Chelsea: Yeah, that’s really, really special. Yay. Nadine, I'd love to talk about your childhood in Syria. So something, when I was preparing for this discussion with you today, something that really kept reoccurring to me was someone who had grown up in Syria, this beautiful place, that's your home. And then the conflict turned war happened, what was that like growing up in this world that you thought was your own, and then everything changed. I think I read that you left to come to London thinking you go back.
Nadine: Yeah. After one year.
Chelsea: And you're still here now.
Nadine: Yeah. 10 years later. 10 years later.
Chelsea: And you were, what in your, your twenties when this happened? So old enough to understand what's going on and witness the pain.
Nadine: Yeah. I think the hardest part of leaving, I mean, many people just travel around the world and live in other countries and that's fine. The hardest part is that everyone else left and there's no home anymore. Your friends are scattered everywhere, everyone is scattered. Even if you get the chance to go back now, because it is possible to go back, it doesn't feel like home because everyone left, everyone's all over the place. So the idea of losing home is really, really hard. I still believe that we go back and we're trying to keep the identity alive and we're trying to visit as much as possible. But the war, what does it do to a place and to people and to your identity? And I really think no one should ever experience war because it's so, so difficult on all levels.
When we grew up in Syria, it was very safe space. It is funny because Syria, I found it even safer than London, because if you forget, sometimes your wallet on the street, people will come and remind you to take it. So I remember the safety, the sense of safety. And when that changed, suddenly because of the war, was such a shock for us. We didn't even wanna call it a war because we just were not convinced. In my book “Tomorrow” there isn't a word calling it a war, I said it's a conflict, it's a crisis because we were just all convinced it's gonna finish, few months gonna finish. This is not happening to us. We were in denial. But, even when we came here, I was like, yeah, yeah, yeah, we'll come back, this is gonna finish. We just refused to believe that gonna linger that much.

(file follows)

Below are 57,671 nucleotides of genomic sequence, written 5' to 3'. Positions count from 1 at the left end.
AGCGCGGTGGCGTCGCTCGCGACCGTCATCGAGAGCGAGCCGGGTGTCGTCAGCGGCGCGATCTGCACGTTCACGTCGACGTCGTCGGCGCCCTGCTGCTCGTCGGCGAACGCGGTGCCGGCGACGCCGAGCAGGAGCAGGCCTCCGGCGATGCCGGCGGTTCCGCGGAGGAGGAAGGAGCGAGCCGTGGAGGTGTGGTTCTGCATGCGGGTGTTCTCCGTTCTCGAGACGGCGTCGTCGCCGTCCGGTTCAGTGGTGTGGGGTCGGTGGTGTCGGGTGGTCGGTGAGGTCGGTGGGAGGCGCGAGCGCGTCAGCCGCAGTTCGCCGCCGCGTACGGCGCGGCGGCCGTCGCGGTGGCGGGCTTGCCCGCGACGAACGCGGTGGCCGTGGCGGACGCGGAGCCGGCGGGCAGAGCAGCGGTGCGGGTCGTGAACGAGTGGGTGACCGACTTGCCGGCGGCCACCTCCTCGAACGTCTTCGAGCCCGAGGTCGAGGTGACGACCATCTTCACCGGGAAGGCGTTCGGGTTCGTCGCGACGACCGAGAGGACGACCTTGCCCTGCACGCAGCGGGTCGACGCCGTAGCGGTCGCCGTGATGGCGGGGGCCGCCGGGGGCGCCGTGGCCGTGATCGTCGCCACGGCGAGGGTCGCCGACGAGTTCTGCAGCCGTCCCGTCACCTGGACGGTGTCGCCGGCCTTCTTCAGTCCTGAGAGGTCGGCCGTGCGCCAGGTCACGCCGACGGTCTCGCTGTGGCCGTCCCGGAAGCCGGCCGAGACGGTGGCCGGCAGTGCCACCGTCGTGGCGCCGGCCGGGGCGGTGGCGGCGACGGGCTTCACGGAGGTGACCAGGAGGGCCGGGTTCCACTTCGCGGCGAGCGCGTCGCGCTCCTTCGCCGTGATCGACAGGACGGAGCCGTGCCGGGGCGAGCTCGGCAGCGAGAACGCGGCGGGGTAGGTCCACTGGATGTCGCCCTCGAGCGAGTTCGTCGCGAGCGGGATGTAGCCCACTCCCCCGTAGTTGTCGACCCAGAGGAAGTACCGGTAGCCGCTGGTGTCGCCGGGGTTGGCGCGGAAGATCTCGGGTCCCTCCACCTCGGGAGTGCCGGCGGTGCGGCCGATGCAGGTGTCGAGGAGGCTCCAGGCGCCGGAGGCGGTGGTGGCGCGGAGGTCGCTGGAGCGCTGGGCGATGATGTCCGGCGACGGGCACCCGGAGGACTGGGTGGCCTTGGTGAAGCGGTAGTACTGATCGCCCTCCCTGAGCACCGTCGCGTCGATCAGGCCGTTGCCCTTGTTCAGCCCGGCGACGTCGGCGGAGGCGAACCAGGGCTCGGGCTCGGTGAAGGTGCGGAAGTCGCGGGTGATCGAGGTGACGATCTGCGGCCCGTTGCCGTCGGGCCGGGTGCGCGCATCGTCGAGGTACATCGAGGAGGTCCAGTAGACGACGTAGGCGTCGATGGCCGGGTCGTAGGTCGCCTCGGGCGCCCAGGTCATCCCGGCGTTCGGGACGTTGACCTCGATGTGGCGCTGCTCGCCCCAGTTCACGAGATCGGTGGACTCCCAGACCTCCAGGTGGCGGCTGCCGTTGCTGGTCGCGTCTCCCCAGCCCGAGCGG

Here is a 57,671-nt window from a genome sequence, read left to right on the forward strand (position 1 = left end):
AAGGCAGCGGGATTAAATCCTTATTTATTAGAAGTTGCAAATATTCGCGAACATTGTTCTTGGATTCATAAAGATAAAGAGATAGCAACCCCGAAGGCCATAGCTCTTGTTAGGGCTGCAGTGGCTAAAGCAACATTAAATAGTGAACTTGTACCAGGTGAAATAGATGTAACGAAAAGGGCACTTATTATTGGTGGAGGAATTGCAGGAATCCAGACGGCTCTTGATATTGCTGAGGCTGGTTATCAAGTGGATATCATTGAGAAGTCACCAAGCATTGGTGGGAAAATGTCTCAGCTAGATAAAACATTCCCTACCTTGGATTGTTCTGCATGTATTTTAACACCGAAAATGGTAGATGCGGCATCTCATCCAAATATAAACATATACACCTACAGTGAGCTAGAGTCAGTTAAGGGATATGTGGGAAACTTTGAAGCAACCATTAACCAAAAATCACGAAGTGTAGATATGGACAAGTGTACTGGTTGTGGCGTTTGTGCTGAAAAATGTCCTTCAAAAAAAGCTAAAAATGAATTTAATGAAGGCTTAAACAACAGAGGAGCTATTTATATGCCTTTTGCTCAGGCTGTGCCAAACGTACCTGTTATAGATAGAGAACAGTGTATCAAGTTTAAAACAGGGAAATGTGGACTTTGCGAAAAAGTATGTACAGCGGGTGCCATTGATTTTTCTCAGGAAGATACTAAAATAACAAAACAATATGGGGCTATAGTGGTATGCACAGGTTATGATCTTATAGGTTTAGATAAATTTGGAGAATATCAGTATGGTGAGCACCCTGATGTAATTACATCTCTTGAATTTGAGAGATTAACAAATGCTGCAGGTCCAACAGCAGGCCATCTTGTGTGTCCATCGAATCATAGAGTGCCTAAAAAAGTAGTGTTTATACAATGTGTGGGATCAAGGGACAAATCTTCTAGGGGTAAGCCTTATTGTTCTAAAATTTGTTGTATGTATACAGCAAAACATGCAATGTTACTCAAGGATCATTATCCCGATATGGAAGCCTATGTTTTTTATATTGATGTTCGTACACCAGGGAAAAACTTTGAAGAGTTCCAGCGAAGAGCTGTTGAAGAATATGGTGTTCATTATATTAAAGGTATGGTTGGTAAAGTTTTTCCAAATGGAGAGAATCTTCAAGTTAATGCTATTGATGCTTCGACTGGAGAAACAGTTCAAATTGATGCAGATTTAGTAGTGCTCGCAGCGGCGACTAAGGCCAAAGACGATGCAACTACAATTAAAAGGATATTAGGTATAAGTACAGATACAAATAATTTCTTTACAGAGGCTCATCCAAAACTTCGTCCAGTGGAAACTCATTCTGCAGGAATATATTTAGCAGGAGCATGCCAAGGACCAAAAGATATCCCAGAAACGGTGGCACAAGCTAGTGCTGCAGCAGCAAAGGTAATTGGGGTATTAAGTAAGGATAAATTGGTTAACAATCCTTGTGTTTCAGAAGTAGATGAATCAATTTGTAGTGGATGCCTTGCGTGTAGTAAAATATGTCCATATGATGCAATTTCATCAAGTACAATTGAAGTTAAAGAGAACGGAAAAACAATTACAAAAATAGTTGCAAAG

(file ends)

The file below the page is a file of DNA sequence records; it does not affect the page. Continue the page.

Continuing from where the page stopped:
And it's gonna cause that much destruction. What does it do to us on an identity level coming from now, everything linked to Syria is war, where for us, Syria is fountains and jasmine and so much beauty, culture and heritage. So suddenly the identity shift was scary for us. And that's why I did “The Jasmine Sneeze”. Because I wanted to remind myself and children that this is temporary and that Syria has the oldest cities in the world, Aleppo and Damascus. We're much older than a war and the heritage and the culture and the art. There is much older than a war and it will stop and we'll come back, but we just have to not let us define us, not let us make us who we are, the war and remember that we are more than that.
Chelsea: For everyone listening, who might not fully understand, you know, the conflict and the wars, can you paint the picture for everyone for what it was like growing up in Syria?
Nadine: I mean, growing up in Syria was really a normal childhood. I don't find it different than just a normal childhood here. So for example, now I have a toddler who's three years old that I take him to swimming classes. And I remember doing that when I was at child. So we had our swimming classes, our tennis classes and after school classes and art classes and playing in the parks. On the weekend, just meeting families and climbing trees. So it's just really, a really normal childhood, the touch of living in an old city like Damascus. So, for us, it’s interesting because here everyone, all the kids sleep at seven where, in Syria, it's okay if you stay up late that night, because this is when the summer nights are, wow, it's so nice. And breezy after the hot sun comes down and then you smell the jasmine and then you play in these court yard and you go see these fountains.